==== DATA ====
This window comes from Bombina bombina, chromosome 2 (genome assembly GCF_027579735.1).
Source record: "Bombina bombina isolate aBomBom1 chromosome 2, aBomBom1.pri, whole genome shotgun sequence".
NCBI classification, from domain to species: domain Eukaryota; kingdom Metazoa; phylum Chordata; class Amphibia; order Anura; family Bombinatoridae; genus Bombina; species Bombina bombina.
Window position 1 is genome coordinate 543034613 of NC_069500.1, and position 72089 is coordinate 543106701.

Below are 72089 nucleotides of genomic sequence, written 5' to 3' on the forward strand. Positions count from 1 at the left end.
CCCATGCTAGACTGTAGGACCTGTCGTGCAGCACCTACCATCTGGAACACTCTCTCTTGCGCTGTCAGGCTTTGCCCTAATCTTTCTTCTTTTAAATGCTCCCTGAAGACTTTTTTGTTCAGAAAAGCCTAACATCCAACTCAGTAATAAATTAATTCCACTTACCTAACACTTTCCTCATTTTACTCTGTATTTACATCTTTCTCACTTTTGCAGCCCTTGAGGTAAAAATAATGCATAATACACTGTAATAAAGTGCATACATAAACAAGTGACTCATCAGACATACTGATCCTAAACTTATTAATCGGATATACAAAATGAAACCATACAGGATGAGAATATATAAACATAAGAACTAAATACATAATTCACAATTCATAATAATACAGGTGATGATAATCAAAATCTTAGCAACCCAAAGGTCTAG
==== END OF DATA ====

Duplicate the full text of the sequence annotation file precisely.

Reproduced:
This window comes from Bombina bombina, chromosome 2 (genome assembly GCF_027579735.1).
Source record: "Bombina bombina isolate aBomBom1 chromosome 2, aBomBom1.pri, whole genome shotgun sequence".
NCBI classification, from domain to species: domain Eukaryota; kingdom Metazoa; phylum Chordata; class Amphibia; order Anura; family Bombinatoridae; genus Bombina; species Bombina bombina.
Window position 1 is genome coordinate 543034613 of NC_069500.1, and position 72089 is coordinate 543106701.

Below are 72089 nucleotides of genomic sequence, written 5' to 3' on the forward strand. Positions count from 1 at the left end.
CCCATGCTAGACTGTAGGACCTGTCGTGCAGCACCTACCATCTGGAACACTCTCTCTTGCGCTGTCAGGCTTTGCCCTAATCTTTCTTCTTTTAAATGCTCCCTGAAGACTTTTTTGTTCAGAAAAGCCTAACATCCAACTCAGTAATAAATTAATTCCACTTACCTAACACTTTCCTCATTTTACTCTGTATTTACATCTTTCTCACTTTTGCAGCCCTTGAGGTAAAAATAATGCATAATACACTGTAATAAAGTGCATACATAAACAAGTGACTCATCAGACATACTGATCCTAAACTTATTAATCGGATATACAAAATGAAACCATACAGGATGAGAATATATAAACATAAGAACTAAATACATAATTCACAATTCATAATAATACAGGTGATGATAATCAAAATCTTAGCAACCCAAAGGTCTAG